Psychologists explain phantom notifications and ‘ringxiety’

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iphone-4-closeup by alejandro escamilla ringxiety
Give it up, man. It's not actually ringing.
Photo: Alejandro Escamilla/Unsplash

More often than I care to admit, I’ll think I feel a tap from my Apple Watch. But then when I check the screen, I’ve received nothing: no texts, no phone calls, no notifications of any kind. It’s really weird and makes me feel like I’m finally losing it.

I usually just assume the watch shifted a little on my wrist, and that I’m not hallucinating at all. But psychologists are suggesting that what’s happening to me and others (you can admit it; this is a safe place) may be the technological arm of some actual psychological issues dealing with attachment, fear of rejection, and a chronic need for validation.

People are calling this symptom “ringxiety” because I’m pretty sure that we’ve really lost our sense of pride in portmanteaus as a culture.

In a recent study, University of Michigan research assistant professor Daniel Kruger and research assistant Jaikob Djerf attempted to correlate the phenomenon of phantom calls and texts with conditions like attachment anxiety and attachment avoidance. Of their 411 volunteers, all of whom suffered from either anxiety or avoidance, 80 percent reported feeling false vibrations. Almost half said they had actually heard their phone ringing.

“Phantom ringing and phantom notifications in one sample were significantly predicted by attachment anxiety,” Kruger said.

And you don’t just have to worry about feeling like you’re going out of your mind, either. Ringxiety might also produce physical symptoms.

These include “headaches, stress, and sleep disturbances,” according to Brenda Wiederhold, editor-in-chief of the journal Cyberpsychology, Behavior, and Social Networking, which published Kruger and Djerf’s findings.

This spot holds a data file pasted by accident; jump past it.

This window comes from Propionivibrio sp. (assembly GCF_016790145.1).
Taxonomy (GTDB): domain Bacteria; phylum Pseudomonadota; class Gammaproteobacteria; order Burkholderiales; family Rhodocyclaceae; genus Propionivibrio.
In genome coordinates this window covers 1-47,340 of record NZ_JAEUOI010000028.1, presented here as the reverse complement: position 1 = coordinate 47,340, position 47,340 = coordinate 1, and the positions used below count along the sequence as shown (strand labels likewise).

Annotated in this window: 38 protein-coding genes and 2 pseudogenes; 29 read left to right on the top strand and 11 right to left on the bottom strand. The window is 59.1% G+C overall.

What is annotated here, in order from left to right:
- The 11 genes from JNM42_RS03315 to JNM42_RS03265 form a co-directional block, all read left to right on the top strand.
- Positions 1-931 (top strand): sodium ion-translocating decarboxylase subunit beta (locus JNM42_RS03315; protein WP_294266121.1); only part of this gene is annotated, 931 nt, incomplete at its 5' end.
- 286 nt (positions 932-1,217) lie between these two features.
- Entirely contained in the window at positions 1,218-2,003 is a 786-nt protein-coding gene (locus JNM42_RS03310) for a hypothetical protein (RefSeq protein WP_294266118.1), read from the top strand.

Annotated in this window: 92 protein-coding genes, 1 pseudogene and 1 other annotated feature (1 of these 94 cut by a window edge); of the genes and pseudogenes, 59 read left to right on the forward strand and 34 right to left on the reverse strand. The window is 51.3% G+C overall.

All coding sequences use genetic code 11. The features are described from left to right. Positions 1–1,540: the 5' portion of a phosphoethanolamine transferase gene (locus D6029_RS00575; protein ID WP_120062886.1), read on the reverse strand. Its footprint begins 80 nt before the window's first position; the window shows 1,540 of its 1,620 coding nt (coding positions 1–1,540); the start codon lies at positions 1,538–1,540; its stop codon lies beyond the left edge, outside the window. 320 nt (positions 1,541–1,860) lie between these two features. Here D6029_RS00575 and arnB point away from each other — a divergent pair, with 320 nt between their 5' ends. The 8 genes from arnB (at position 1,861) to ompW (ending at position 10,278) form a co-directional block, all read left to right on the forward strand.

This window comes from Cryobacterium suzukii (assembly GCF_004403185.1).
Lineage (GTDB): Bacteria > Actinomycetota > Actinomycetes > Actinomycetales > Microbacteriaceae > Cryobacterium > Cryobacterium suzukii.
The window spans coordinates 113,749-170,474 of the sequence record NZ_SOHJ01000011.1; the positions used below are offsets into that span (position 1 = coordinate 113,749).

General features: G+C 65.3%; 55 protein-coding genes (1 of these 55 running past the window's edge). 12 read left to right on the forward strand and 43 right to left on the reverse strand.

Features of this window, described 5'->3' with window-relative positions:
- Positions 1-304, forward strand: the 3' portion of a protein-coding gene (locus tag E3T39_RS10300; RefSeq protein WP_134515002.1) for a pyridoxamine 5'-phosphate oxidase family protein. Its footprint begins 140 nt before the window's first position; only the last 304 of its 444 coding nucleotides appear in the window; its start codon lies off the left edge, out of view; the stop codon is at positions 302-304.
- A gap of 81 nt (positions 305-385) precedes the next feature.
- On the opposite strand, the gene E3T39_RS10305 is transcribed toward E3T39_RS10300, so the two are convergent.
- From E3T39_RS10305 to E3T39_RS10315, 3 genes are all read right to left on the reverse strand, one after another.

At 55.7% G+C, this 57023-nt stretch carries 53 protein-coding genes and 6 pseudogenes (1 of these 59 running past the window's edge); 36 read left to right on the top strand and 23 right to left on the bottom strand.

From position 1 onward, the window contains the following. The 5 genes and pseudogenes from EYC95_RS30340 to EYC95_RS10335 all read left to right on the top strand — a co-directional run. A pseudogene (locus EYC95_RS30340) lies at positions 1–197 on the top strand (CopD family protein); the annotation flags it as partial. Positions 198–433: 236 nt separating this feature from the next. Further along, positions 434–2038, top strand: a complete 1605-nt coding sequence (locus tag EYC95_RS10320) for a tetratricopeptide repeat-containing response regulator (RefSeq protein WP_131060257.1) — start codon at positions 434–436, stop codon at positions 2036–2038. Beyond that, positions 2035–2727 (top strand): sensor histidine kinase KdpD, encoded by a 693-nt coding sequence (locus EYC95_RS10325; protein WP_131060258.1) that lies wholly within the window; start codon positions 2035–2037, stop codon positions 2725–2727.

While the new report suggests that people may be predisposed to ringxiety based on their psychological profiles, it might also just be a result of always carrying around the devices that keep us in touch with the world.

Wearables like the Apple Watch, with its gentle, notifying taps, make our notifications more prevalent and physical. And because we know that we could get a notification at any second of the day, some people may just come to anticipate them and create the phantom vibrations or rings, although being especially twitchy or anxious certainly won’t help your case much.

Via: Telegraph

  • Loberiski

    Intriguing and insightful.

  • Jonnyw2k

    “. Of their 411 volunteers, all of whom suffered from either anxiety or avoidance, 80 percent reported feeling false vibrations. Almost half said they had actually heard their phone ringing.”
    This makes the stats meaningless. Do people without anxiety or avoidance also feel false vibrations?

  • sargasm

    Laughed when I saw “About the author” … The “author” paraphrased this article from the Telegraph. Just link to the Telegraph in the first sentence and call it a day. Blogs.

  • Learn to put the damn iPhone down sometimes. Problem solved.